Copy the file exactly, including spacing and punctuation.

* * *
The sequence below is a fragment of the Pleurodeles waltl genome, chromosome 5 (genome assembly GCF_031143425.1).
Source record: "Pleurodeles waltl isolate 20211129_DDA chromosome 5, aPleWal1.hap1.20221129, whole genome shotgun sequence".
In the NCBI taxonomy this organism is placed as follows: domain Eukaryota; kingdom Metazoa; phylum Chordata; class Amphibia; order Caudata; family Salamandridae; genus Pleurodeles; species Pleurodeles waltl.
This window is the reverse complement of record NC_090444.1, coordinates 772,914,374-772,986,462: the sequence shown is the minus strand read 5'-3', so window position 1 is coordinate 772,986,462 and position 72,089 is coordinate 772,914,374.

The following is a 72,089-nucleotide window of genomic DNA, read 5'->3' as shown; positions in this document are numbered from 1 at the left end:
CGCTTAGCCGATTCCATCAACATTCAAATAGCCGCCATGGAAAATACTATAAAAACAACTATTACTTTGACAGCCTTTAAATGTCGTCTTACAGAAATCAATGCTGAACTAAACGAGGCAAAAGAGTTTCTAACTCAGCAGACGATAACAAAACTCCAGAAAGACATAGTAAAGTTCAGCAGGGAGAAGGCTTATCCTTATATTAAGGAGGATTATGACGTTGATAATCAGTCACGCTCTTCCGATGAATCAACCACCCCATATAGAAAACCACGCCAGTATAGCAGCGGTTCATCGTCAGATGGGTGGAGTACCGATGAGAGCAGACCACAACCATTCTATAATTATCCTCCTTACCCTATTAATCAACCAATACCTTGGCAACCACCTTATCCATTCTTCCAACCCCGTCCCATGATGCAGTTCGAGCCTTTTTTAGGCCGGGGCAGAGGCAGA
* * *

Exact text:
The sequence below is a fragment of the Pleurodeles waltl genome, chromosome 5 (genome assembly GCF_031143425.1).
Source record: "Pleurodeles waltl isolate 20211129_DDA chromosome 5, aPleWal1.hap1.20221129, whole genome shotgun sequence".
In the NCBI taxonomy this organism is placed as follows: domain Eukaryota; kingdom Metazoa; phylum Chordata; class Amphibia; order Caudata; family Salamandridae; genus Pleurodeles; species Pleurodeles waltl.
This window is the reverse complement of record NC_090444.1, coordinates 772,914,374-772,986,462: the sequence shown is the minus strand read 5'-3', so window position 1 is coordinate 772,986,462 and position 72,089 is coordinate 772,914,374.

The following is a 72,089-nucleotide window of genomic DNA, read 5'->3' as shown; positions in this document are numbered from 1 at the left end:
CGCTTAGCCGATTCCATCAACATTCAAATAGCCGCCATGGAAAATACTATAAAAACAACTATTACTTTGACAGCCTTTAAATGTCGTCTTACAGAAATCAATGCTGAACTAAACGAGGCAAAAGAGTTTCTAACTCAGCAGACGATAACAAAACTCCAGAAAGACATAGTAAAGTTCAGCAGGGAGAAGGCTTATCCTTATATTAAGGAGGATTATGACGTTGATAATCAGTCACGCTCTTCCGATGAATCAACCACCCCATATAGAAAACCACGCCAGTATAGCAGCGGTTCATCGTCAGATGGGTGGAGTACCGATGAGAGCAGACCACAACCATTCTATAATTATCCTCCTTACCCTATTAATCAACCAATACCTTGGCAACCACCTTATCCATTCTTCCAACCCCGTCCCATGATGCAGTTCGAGCCTTTTTTAGGCCGGGGCAGAGGCAGA